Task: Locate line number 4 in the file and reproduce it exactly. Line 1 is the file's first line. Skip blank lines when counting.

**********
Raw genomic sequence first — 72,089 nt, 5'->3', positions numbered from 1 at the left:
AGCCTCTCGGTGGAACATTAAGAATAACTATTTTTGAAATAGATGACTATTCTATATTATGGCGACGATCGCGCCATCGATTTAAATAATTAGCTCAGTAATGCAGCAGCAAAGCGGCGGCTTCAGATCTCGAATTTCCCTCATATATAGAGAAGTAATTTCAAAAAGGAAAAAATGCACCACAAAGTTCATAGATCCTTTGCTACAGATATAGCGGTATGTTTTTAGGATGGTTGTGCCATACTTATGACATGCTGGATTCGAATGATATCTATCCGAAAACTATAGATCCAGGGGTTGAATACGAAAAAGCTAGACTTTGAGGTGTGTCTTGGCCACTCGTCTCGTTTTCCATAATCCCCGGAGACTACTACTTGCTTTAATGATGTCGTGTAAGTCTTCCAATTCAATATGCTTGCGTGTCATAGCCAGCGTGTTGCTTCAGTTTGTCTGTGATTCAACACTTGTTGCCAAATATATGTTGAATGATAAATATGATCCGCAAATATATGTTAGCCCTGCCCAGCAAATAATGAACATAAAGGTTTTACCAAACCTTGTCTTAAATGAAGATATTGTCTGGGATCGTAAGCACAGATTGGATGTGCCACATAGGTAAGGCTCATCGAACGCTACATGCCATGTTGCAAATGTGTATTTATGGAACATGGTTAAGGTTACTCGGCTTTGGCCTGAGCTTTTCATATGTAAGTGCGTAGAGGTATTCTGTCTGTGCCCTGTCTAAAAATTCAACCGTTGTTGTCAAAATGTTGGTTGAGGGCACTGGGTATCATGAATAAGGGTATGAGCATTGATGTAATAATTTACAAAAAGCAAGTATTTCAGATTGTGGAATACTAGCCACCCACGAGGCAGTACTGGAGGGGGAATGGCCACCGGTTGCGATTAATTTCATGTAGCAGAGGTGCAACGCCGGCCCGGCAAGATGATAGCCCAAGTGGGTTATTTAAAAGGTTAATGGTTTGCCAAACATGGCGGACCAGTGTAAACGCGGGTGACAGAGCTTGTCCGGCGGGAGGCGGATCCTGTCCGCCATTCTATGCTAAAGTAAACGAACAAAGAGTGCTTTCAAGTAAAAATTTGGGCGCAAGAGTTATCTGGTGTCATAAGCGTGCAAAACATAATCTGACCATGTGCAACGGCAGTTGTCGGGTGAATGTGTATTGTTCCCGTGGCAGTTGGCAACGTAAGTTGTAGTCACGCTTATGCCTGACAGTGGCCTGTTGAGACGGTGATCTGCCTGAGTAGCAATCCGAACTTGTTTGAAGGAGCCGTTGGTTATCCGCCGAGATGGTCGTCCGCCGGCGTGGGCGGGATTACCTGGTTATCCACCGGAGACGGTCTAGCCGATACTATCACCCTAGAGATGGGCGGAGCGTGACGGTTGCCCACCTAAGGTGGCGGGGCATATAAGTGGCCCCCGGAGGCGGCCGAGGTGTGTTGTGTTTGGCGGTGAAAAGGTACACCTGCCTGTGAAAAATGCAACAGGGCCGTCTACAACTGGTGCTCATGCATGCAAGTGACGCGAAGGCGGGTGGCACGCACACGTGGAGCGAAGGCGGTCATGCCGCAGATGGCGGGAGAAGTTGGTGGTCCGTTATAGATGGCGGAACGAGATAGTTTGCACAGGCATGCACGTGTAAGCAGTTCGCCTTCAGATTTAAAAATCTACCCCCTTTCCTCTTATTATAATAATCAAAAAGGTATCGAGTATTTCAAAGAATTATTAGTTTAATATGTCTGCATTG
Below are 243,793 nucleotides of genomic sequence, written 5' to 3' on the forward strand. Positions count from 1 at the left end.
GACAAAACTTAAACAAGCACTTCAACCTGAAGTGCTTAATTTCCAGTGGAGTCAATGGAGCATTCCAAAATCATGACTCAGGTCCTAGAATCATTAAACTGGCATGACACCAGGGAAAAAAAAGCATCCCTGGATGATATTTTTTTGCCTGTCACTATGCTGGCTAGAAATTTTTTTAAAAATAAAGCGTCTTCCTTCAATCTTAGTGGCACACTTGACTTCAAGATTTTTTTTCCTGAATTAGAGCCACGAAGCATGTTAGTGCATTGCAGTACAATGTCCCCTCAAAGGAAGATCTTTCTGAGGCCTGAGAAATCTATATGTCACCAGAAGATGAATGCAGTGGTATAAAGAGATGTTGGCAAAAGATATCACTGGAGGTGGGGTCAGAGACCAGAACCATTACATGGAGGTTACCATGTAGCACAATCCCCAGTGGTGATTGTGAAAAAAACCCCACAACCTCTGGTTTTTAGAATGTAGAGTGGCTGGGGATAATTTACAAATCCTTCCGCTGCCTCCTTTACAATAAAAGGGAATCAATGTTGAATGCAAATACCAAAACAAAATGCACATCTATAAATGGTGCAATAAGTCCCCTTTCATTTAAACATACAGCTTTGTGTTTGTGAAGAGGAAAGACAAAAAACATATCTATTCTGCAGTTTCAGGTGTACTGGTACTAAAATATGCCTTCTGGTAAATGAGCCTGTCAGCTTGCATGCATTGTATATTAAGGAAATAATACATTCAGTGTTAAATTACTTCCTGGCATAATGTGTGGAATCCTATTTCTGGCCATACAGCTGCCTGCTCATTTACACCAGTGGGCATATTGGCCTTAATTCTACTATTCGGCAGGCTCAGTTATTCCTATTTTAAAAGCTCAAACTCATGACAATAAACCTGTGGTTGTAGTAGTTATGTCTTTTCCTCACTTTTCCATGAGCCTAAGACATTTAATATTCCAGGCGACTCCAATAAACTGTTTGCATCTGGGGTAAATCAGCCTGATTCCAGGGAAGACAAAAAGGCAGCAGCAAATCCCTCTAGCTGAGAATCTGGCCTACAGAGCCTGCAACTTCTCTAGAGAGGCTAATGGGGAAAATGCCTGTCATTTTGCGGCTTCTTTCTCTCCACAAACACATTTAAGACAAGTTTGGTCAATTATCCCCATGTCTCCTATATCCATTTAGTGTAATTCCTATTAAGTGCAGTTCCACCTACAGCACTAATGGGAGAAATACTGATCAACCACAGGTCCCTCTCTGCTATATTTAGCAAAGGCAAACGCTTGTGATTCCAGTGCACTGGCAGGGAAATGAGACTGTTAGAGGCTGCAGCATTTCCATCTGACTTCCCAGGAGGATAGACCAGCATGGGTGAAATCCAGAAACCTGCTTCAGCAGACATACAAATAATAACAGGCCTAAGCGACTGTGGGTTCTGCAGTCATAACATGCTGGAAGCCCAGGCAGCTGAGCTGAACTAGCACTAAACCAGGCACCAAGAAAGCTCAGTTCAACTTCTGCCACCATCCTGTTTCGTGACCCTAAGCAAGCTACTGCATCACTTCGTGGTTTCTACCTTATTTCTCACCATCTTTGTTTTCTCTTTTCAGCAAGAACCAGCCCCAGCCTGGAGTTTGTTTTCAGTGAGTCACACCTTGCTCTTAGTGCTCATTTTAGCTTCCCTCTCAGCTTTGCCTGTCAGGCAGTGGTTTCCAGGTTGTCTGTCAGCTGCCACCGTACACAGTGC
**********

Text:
GACAAAACTTAAACAAGCACTTCAACCTGAAGTGCTTAATTTCCAGTGGAGTCAATGGAGCATTCCAAAATCATGACTCAGGTCCTAGAATCATTAAACTGGCATGACACCAGGGAAAAAAAAGCATCCCTGGATGATATTTTTTTGCCTGTCACTATGCTGGCTAGAAATTTTTTTAAAAATAAAGCGTCTTCCTTCAATCTTAGTGGCACACTTGACTTCAAGATTTTTTTTCCTGAATTAGAGCCACGAAGCATGTTAGTGCATTGCAGTACAATGTCCCCTCAAAGGAAGATCTTTCTGAGGCCTGAGAAATCTATATGTCACCAGAAGATGAATGCAGTGGTATAAAGAGATGTTGGCAAAAGATATCACTGGAGGTGGGGTCAGAGACCAGAACCATTACATGGAGGTTACCATGTAGCACAATCCCCAGTGGTGATTGTGAAAAAAACCCCACAACCTCTGGTTTTTAGAATGTAGAGTGGCTGGGGATAATTTACAAATCCTTCCGCTGCCTCCTTTACAATAAAAGGGAATCAATGTTGAATGCAAATACCAAAACAAAATGCACATCTATAAATGGTGCAATAAGTCCCCTTTCATTTAAACATACAGCTTTGTGTTTGTGAAGAGGAAAGACAAAAAACATATCTATTCTGCAGTTTCAGGTGTACTGGTACTAAAATATGCCTTCTGGTAAATGAGCCTGTCAGCTTGCATGCATTGTATATTAAGGAAATAATACATTCAGTGTTAAATTACTTCCTGGCATAATGTGTGGAATCCTATTTCTGGCCATACAGCTGCCTGCTCATTTACACCAGTGGGCATATTGGCCTTAATTCTACTATTCGGCAGGCTCAGTTATTCCTATTTTAAAAGCTCAAACTCATGACAATAAACCTGTGGTTGTAGTAGTTATGTCTTTTCCTCACTTTTCCATGAGCCTAAGACATTTAATATTCCAGGCGACTCCAATAAACTGTTTGCATCTGGGGTAAATCAGCCTGATTCCAGGGAAGACAAAAAGGCAGCAGCAAATCCCTCTAGCTGAGAATCTGGCCTACAGAGCCTGCAACTTCTCTAGAGAGGCTAATGGGGAAAATGCCTGTCATTTTGCGGCTTCTTTCTCTCCACAAACACATTTAAGACAAGTTTGGTCAATTATCCCCATGTCTCCTATATCCATTTAGTGTAATTCCTATTAAGTGCAGTTCCACCTACAGCACTAATGGGAGAAATACTGATCAACCACAGGTCCCTCTCTGCTATATTTAGCAAAGGCAAACGCTTGTGATTCCAGTGCACTGGCAGGGAAATGAGACTGTTAGAGGCTGCAGCATTTCCATCTGACTTCCCAGGAGGATAGACCAGCATGGGTGAAATCCAGAAACCTGCTTCAGCAGACATACAAATAATAACAGGCCTAAGCGACTGTGGGTTCTGCAGTCATAACATGCTGGAAGCCCAGGCAGCTGAGCTGAACTAGCACTAAACCAGGCACCAAGAAAGCTCAGTTCAACTTCTGCCACCATCCTGTTTCGTGACCCTAAGCAAGCTACTGCATCACTTCGTGGTTTCTACCTTATTTCTCACCATCTTTGTTTTCTCTTTTCAGCAAGAACCAGCCCCAGCCTGGAGTTTGTTTTCAGTGAGTCACACCTTGCTCTTAGTGCTCATTTTAGCTTCCCTCTCAGCTTTGCCTGTCAGGCAGTGGTTTCCAGGTTGTCTGTCAGCTGCCACCGTACACAGTGC